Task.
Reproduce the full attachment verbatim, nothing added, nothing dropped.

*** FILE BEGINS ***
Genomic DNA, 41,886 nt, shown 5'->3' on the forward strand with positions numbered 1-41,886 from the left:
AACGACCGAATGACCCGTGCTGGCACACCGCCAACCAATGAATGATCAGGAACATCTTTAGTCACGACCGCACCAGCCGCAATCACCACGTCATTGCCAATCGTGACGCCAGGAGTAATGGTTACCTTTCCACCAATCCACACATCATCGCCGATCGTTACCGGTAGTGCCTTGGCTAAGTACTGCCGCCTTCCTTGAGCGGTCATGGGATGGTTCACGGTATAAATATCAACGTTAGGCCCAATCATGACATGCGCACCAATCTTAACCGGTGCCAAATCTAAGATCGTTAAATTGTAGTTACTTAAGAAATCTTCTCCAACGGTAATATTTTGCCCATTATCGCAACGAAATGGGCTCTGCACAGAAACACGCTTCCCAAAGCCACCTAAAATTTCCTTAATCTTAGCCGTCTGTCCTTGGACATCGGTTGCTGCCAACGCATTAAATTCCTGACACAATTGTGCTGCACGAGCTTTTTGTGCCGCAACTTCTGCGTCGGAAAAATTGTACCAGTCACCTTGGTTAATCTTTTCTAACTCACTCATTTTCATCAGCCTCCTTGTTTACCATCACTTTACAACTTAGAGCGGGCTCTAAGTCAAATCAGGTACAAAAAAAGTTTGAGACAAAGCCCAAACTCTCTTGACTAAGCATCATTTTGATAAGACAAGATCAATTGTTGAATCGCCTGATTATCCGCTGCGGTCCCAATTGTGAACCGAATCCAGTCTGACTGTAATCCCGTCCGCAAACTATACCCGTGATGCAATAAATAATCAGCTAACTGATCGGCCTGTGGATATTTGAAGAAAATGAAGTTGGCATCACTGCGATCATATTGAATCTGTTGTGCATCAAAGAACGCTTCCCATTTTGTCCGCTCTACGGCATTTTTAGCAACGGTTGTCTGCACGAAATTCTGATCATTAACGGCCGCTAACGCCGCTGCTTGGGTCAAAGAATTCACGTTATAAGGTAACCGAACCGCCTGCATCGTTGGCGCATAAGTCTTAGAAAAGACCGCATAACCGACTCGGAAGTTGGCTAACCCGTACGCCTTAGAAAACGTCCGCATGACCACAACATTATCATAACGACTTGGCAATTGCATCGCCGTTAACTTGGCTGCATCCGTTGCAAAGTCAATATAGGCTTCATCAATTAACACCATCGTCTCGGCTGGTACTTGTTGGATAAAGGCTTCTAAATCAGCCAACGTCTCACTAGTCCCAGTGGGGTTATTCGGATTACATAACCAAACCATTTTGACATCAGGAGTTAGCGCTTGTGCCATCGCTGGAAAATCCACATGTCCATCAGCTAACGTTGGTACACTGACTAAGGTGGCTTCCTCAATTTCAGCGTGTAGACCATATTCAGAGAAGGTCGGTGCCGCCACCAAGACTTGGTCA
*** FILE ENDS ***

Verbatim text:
Genomic DNA, 41,886 nt, shown 5'->3' on the forward strand with positions numbered 1-41,886 from the left:
AACGACCGAATGACCCGTGCTGGCACACCGCCAACCAATGAATGATCAGGAACATCTTTAGTCACGACCGCACCAGCCGCAATCACCACGTCATTGCCAATCGTGACGCCAGGAGTAATGGTTACCTTTCCACCAATCCACACATCATCGCCGATCGTTACCGGTAGTGCCTTGGCTAAGTACTGCCGCCTTCCTTGAGCGGTCATGGGATGGTTCACGGTATAAATATCAACGTTAGGCCCAATCATGACATGCGCACCAATCTTAACCGGTGCCAAATCTAAGATCGTTAAATTGTAGTTACTTAAGAAATCTTCTCCAACGGTAATATTTTGCCCATTATCGCAACGAAATGGGCTCTGCACAGAAACACGCTTCCCAAAGCCACCTAAAATTTCCTTAATCTTAGCCGTCTGTCCTTGGACATCGGTTGCTGCCAACGCATTAAATTCCTGACACAATTGTGCTGCACGAGCTTTTTGTGCCGCAACTTCTGCGTCGGAAAAATTGTACCAGTCACCTTGGTTAATCTTTTCTAACTCACTCATTTTCATCAGCCTCCTTGTTTACCATCACTTTACAACTTAGAGCGGGCTCTAAGTCAAATCAGGTACAAAAAAAGTTTGAGACAAAGCCCAAACTCTCTTGACTAAGCATCATTTTGATAAGACAAGATCAATTGTTGAATCGCCTGATTATCCGCTGCGGTCCCAATTGTGAACCGAATCCAGTCTGACTGTAATCCCGTCCGCAAACTATACCCGTGATGCAATAAATAATCAGCTAACTGATCGGCCTGTGGATATTTGAAGAAAATGAAGTTGGCATCACTGCGATCATATTGAATCTGTTGTGCATCAAAGAACGCTTCCCATTTTGTCCGCTCTACGGCATTTTTAGCAACGGTTGTCTGCACGAAATTCTGATCATTAACGGCCGCTAACGCCGCTGCTTGGGTCAAAGAATTCACGTTATAAGGTAACCGAACCGCCTGCATCGTTGGCGCATAAGTCTTAGAAAAGACCGCATAACCGACTCGGAAGTTGGCTAACCCGTACGCCTTAGAAAACGTCCGCATGACCACAACATTATCATAACGACTTGGCAATTGCATCGCCGTTAACTTGGCTGCATCCGTTGCAAAGTCAATATAGGCTTCATCAATTAACACCATCGTCTCGGCTGGTACTTGTTGGATAAAGGCTTCTAAATCAGCCAACGTCTCACTAGTCCCAGTGGGGTTATTCGGATTACATAACCAAACCATTTTGACATCAGGAGTTAGCGCTTGTGCCATCGCTGGAAAATCCACATGTCCATCAGCTAACGTTGGTACACTGACTAAGGTGGCTTCCTCAATTTCAGCGTGTAGACCATATTCAGAGAAGGTCGGTGCCGCCACCAAGACTTGGTCA